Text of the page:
Background: Hand-foot skin reaction (HFSR) is the most common regorafenib-induced adverse event and is in need of effective prevention and palliation. Materials and Methods: The Regorafenib Dose Optimization Study (ReDOS), a four-arm, previously published trial with a 1:1:1:1 randomization scheme, was analyzed in a manner in keeping with the original protocol to assess whether clobetasol 0.05% cream (a corticosteroid) applied to the palms and soles twice per day for 8 weeks was more effective when prescribed preemptively (before the development of HFSR) versus reactively (after the development of HFSR). Patients were assessed during the first two cycles of regorafenib. Results: Sixty-one patients received preemptive clobetasol, and 55 received reactive clobetasol. Groups were balanced on demographics. Over the first two cycles, no evidence of HFSR occurred in 30% with preemptive clobetasol versus 13% with reactive clobetasol (p =.03). During the first cycle, 54% and 45% of patients had no HFSR with preemptive and reactive clobetasol, respectively (p =.35). During the second cycle, 33% and 15% had no HFSR with preemptive and reactive clobetasol, respectively (p =.02). During the second cycle, rates of grade 1, 2, and 3 HFSR were 30%, 8%, and 3%, respectively, with preemptive clobetasol and 43%, 18%, and 7%, respectively, with reactive clobetasol (p =.12). Patient-reported outcomes showed HFSR compromised nearly all activities of daily living with worse quality of life in patients who received reactive versus preemptive clobetasol. No clobetasol-induced adverse events were reported. Conclusion: Preemptive clobetasol might lessen regorafenib-induced hand-foot reactions compared with reactive therapy. Further confirmatory studies are needed in a larger patient cohort. Implications for Practice: Regorafenib causes hand-foot skin reactions. Preemptive clobetasol, a high-potency topical corticosteroid, appears to lessen the severity of this adverse event. Although further study is needed, the favorable adverse event profile of this intervention might prompt clinicians to discuss this option with their patients.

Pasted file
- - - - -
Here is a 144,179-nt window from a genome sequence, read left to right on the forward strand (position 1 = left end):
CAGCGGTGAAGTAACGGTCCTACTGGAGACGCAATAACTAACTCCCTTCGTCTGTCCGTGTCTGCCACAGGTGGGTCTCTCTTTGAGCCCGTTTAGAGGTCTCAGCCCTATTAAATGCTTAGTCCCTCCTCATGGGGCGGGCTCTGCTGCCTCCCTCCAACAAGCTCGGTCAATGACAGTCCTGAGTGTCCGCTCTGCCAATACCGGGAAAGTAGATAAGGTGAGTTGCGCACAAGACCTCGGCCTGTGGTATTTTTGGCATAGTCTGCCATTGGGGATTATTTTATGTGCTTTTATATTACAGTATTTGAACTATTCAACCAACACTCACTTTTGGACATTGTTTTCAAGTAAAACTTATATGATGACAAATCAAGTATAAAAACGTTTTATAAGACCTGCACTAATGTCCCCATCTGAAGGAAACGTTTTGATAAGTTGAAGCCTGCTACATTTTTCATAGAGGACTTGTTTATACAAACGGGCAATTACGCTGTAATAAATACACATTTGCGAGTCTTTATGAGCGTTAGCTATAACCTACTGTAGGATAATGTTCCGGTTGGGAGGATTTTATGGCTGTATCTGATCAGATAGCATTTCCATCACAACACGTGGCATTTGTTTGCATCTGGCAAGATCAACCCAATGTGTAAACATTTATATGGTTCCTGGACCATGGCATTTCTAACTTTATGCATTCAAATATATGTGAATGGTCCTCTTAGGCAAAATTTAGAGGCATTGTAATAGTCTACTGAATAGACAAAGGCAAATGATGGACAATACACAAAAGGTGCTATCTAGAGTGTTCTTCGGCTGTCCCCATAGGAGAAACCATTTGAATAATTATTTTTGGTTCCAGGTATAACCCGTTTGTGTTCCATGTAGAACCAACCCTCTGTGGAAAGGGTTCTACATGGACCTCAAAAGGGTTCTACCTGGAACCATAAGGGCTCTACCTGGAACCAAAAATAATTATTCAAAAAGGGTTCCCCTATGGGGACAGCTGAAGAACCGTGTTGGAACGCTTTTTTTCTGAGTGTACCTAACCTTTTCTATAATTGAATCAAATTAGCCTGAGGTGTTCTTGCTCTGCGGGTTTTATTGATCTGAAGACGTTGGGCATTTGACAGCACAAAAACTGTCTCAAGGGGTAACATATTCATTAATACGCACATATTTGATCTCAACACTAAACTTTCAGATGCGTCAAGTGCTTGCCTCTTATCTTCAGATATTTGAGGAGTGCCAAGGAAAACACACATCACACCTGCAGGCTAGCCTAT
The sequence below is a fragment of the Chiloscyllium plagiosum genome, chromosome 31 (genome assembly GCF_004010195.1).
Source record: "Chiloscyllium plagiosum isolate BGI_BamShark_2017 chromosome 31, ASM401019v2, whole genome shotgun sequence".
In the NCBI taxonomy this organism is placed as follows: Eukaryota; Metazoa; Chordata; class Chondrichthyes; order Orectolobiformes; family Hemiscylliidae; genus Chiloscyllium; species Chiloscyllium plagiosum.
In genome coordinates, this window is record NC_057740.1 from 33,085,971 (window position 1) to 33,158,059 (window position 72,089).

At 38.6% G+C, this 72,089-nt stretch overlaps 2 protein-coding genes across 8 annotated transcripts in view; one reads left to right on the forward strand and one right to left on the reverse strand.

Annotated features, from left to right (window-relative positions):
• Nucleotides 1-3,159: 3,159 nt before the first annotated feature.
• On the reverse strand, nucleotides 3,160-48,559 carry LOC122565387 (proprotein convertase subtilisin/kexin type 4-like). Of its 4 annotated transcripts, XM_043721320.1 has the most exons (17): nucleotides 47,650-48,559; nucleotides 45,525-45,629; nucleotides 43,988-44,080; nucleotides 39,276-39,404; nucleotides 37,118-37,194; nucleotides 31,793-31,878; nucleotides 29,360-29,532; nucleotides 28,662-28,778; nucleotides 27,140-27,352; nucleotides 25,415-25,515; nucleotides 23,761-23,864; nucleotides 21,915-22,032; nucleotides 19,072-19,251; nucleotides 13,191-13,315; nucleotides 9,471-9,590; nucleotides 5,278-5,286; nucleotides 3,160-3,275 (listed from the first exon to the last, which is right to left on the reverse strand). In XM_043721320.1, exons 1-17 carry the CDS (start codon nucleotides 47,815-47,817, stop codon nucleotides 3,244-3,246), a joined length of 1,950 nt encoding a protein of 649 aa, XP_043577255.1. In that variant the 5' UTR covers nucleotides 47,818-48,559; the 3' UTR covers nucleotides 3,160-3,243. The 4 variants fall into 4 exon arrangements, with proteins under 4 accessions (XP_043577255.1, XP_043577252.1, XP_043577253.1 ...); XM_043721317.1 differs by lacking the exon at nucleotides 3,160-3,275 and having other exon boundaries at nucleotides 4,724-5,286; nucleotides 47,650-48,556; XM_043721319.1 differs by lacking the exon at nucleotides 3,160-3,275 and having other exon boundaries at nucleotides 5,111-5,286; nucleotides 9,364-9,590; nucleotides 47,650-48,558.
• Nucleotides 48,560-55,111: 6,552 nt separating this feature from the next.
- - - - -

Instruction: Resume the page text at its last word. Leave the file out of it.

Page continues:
- Hand-foot skin reaction
- Palmer-plantar erythrodysesthesia
- Skin toxicity